New rules require cities to make sure signs are as visible at night as during day.
In the dark of winter mornings, crews in Plymouth are driving around the city and eyeballing stop signs to check their condition. Golden Valley bought a machine that looks like a big gun to measure how reflective its street signs are.
Those are some of the ways cities across the nation are responding to federal requirements aimed at increasing road safety, partly to cope with the increasing numbers of older drivers. The key word is "retroreflectivity": basically, signs need to be just as visible and clear at night as they are during the day.
"It's all about the post-war baby boomers," said sign guru Ken Schroepfer of the Minnesota Department of Transportation.
With finances already tight, cities raised their budgets, facing a deadline of last Sunday to have a sign-replacement plan. Some, like Golden Valley, are using the less-than-average winter to make a detailed inventory of every street sign in the city, noting its location with GPS coordinates and logging its condition.
While a stop sign costs $50 to $75, installing it brings costs to $300 to $400 per sign. A single city may have thousands of signs, from warning signs to informational signs like those with street names.
"It's a huge investment," Golden Valley city engineer Jeff Oliver said.
Human eye or machine?
Testing methods vary from city to city. Schroepfer said he tells townships and small cities that they don't need fancy equipment to assess signs. He advises them to inventory signs, even if on 3-by-5-inch cards, and make a night visit.
One approved method is to drive an SUV or pickup truck at a safe or posted speed with the low beams on. Either the driver or a passenger has to be at least 60 years old, with correctable 20/20 vision in at least one eye.
If the vehicle gets within 450 to 600 feet and the 60-year-old can't see the sign, it's a problem, Schroepfer said.
While some cities like Golden Valley have bought machines called "retro- reflectometers" to help with sign assessment, others are relying on their own crews to gauge if a sign needs replacement. Doran Cote, public works director in Plymouth, said if workers arrive early for a snowfall or other work that doesn't need as much manpower as thought, they're sent out in the dark to check signs, especially stop signs. In the past couple of years, the city has raised its sign-replacement budget to about $26,000.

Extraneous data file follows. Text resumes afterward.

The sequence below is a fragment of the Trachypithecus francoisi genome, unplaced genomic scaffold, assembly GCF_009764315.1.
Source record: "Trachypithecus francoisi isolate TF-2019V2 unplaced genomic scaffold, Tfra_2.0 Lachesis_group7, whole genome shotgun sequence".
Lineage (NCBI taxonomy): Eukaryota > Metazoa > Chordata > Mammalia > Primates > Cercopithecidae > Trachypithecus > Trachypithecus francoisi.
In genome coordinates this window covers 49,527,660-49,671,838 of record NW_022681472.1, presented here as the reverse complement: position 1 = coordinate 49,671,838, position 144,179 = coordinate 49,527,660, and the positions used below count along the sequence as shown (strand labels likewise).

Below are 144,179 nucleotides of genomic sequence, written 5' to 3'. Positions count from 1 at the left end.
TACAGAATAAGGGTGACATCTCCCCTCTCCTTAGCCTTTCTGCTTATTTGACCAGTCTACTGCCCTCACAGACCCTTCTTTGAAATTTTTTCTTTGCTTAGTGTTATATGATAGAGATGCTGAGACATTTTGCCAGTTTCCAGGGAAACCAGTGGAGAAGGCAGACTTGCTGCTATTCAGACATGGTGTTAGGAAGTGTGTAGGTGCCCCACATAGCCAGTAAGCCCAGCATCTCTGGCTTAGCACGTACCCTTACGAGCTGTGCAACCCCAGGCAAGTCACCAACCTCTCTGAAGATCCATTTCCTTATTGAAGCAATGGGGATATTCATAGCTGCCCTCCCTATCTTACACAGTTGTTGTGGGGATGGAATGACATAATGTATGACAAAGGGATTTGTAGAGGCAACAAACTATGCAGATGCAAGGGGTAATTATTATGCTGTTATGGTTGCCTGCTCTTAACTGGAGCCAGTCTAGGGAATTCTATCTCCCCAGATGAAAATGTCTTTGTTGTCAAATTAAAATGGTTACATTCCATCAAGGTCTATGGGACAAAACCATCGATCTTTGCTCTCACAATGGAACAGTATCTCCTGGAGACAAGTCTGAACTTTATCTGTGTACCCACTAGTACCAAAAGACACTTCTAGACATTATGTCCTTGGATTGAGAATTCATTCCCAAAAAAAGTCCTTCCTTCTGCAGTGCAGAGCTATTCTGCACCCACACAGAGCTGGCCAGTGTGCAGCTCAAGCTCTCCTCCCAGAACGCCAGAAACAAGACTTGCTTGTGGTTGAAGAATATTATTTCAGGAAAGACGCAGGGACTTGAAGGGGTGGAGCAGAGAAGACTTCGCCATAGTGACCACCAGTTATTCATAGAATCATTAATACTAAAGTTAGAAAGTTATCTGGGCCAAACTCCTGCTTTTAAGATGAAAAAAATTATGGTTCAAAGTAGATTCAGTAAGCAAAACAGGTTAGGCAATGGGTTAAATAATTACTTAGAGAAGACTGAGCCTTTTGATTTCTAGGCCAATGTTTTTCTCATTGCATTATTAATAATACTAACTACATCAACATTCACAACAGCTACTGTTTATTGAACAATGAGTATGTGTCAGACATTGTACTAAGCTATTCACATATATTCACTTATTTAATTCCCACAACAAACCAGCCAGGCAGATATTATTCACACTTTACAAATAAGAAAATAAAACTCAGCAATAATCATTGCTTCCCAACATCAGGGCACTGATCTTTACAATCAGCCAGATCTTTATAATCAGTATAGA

Eyeballing signs works because "we have very experienced individuals," Cote said.
With millions of traffic-control and street signs across the state, governments were in a bit of a panic last year because the regulations included deadlines for sign replacement. In August, federal authorities announced they would drop the deadlines and allow signs to be replaced as needed.
But Schroepfer said it's too early for cities, counties and townships to relax. Until the loosened rules are published in the Federal Register -- and he checks each day -- the old requirements remain in place.
Any entity with responsibility for a public road had to have a written sign-replacement plan in place by last Sunday. Schroepfer, whose formal title is traffic standards specialist, said anyone who doesn't is not in compliance.
That could be expensive if a driver who runs a stop sign has an accident and attorneys begin asking to see the sign-management plan, Schroepfer said.
"Everyone who has something to do with that roadway is going to be in court," he said.
Local public works directors and traffic engineers said they've been evaluating and replacing street signs since the new requirements for visibility were announced several years ago. Robbinsdale street supervisor Rob Skurka said the city has been aggressively replacing signs, including adding street-name signs with bigger, highly reflective green-and-white plates. He said the city has been putting up "the best stop signs we can get" -- as long as it's within budget.
"Cities don't have the resources to just go out and buy [new signs], but I think we're doing pretty good," he said.
Since 2005, Eden Prairie has replaced 3,700 of its roughly 8,600 signs. The city budgets $38,000 a year for sign maintenance and requires that signs be inspected at least once every 10 years. Signs are replaced if they're more than 12 years old or are damaged, faded, marred by graffiti or lack big enough letters, said Robert Ellis, director of public works.
The city is gradually replacing 6-inch-high street-name plates with 9-inch signs that allow for bigger letters.
"There's a lot of older drivers out there, people in their late 50s even, who require larger letters or better signs," Schroepfer said.
Mary Jane Smetanka • 612-673-7380 Twitter: @smetan